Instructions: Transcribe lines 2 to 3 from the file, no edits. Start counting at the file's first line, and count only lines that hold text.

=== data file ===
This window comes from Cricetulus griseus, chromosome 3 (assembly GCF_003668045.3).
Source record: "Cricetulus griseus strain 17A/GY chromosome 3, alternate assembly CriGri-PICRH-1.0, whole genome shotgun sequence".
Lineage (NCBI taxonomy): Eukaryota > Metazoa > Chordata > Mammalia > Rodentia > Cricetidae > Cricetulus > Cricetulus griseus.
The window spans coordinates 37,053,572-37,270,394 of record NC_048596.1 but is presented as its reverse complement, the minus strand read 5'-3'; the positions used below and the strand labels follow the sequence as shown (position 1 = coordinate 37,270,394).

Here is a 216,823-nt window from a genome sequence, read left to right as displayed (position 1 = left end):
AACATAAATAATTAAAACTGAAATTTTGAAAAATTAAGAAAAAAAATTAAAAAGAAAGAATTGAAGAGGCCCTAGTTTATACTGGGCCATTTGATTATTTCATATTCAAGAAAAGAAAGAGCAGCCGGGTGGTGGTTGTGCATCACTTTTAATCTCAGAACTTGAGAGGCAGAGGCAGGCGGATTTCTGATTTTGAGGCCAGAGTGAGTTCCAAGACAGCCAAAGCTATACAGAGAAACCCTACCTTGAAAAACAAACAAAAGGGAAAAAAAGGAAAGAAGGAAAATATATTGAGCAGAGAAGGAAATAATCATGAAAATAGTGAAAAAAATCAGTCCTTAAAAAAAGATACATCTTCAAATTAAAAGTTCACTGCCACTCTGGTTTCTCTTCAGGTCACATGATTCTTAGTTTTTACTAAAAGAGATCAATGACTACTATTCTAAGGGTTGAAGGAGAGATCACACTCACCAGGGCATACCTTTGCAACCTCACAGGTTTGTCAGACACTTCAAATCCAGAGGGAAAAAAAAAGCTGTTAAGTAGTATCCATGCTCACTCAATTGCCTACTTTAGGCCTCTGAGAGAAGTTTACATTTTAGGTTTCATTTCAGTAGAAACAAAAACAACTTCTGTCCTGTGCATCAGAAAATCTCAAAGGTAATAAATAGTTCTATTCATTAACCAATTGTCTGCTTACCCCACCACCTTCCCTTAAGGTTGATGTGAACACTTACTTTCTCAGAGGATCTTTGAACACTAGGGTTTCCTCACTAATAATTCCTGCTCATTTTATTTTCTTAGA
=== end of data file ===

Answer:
Source record: "Cricetulus griseus strain 17A/GY chromosome 3, alternate assembly CriGri-PICRH-1.0, whole genome shotgun sequence".
Lineage (NCBI taxonomy): Eukaryota > Metazoa > Chordata > Mammalia > Rodentia > Cricetidae > Cricetulus > Cricetulus griseus.